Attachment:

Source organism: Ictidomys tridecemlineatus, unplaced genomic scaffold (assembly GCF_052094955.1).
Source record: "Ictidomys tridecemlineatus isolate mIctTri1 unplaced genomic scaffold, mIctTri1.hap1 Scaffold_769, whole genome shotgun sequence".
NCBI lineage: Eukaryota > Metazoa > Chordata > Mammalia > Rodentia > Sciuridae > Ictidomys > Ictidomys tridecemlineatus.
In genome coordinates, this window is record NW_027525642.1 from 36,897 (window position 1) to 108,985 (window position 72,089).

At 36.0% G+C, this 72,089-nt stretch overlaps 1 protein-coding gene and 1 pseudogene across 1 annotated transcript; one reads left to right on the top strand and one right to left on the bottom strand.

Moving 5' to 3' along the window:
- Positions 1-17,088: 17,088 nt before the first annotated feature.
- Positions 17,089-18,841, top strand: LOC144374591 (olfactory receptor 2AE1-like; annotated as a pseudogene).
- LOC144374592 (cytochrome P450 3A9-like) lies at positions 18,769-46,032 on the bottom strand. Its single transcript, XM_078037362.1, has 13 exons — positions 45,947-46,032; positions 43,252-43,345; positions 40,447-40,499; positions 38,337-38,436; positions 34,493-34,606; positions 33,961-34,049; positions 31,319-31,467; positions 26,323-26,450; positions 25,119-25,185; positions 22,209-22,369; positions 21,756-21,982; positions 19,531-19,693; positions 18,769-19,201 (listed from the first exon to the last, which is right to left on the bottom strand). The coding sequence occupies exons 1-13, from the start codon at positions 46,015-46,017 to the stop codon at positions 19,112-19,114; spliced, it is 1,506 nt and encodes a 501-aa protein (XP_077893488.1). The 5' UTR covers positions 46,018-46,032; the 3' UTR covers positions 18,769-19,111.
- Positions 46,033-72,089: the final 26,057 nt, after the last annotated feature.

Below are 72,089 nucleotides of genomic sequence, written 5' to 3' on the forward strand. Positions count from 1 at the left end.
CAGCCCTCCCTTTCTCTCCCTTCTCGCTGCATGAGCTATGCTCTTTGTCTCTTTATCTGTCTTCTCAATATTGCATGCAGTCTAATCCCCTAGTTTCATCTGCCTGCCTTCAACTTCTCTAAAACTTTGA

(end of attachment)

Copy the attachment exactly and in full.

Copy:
Source organism: Ictidomys tridecemlineatus, unplaced genomic scaffold (assembly GCF_052094955.1).
Source record: "Ictidomys tridecemlineatus isolate mIctTri1 unplaced genomic scaffold, mIctTri1.hap1 Scaffold_769, whole genome shotgun sequence".
NCBI lineage: Eukaryota > Metazoa > Chordata > Mammalia > Rodentia > Sciuridae > Ictidomys > Ictidomys tridecemlineatus.
In genome coordinates, this window is record NW_027525642.1 from 36,897 (window position 1) to 108,985 (window position 72,089).

At 36.0% G+C, this 72,089-nt stretch overlaps 1 protein-coding gene and 1 pseudogene across 1 annotated transcript; one reads left to right on the top strand and one right to left on the bottom strand.

Moving 5' to 3' along the window:
- Positions 1-17,088: 17,088 nt before the first annotated feature.
- Positions 17,089-18,841, top strand: LOC144374591 (olfactory receptor 2AE1-like; annotated as a pseudogene).
- LOC144374592 (cytochrome P450 3A9-like) lies at positions 18,769-46,032 on the bottom strand. Its single transcript, XM_078037362.1, has 13 exons — positions 45,947-46,032; positions 43,252-43,345; positions 40,447-40,499; positions 38,337-38,436; positions 34,493-34,606; positions 33,961-34,049; positions 31,319-31,467; positions 26,323-26,450; positions 25,119-25,185; positions 22,209-22,369; positions 21,756-21,982; positions 19,531-19,693; positions 18,769-19,201 (listed from the first exon to the last, which is right to left on the bottom strand). The coding sequence occupies exons 1-13, from the start codon at positions 46,015-46,017 to the stop codon at positions 19,112-19,114; spliced, it is 1,506 nt and encodes a 501-aa protein (XP_077893488.1). The 5' UTR covers positions 46,018-46,032; the 3' UTR covers positions 18,769-19,111.
- Positions 46,033-72,089: the final 26,057 nt, after the last annotated feature.

Below are 72,089 nucleotides of genomic sequence, written 5' to 3' on the forward strand. Positions count from 1 at the left end.
CAGCCCTCCCTTTCTCTCCCTTCTCGCTGCATGAGCTATGCTCTTTGTCTCTTTATCTGTCTTCTCAATATTGCATGCAGTCTAATCCCCTAGTTTCATCTGCCTGCCTTCAACTTCTCTAAAACTTTGA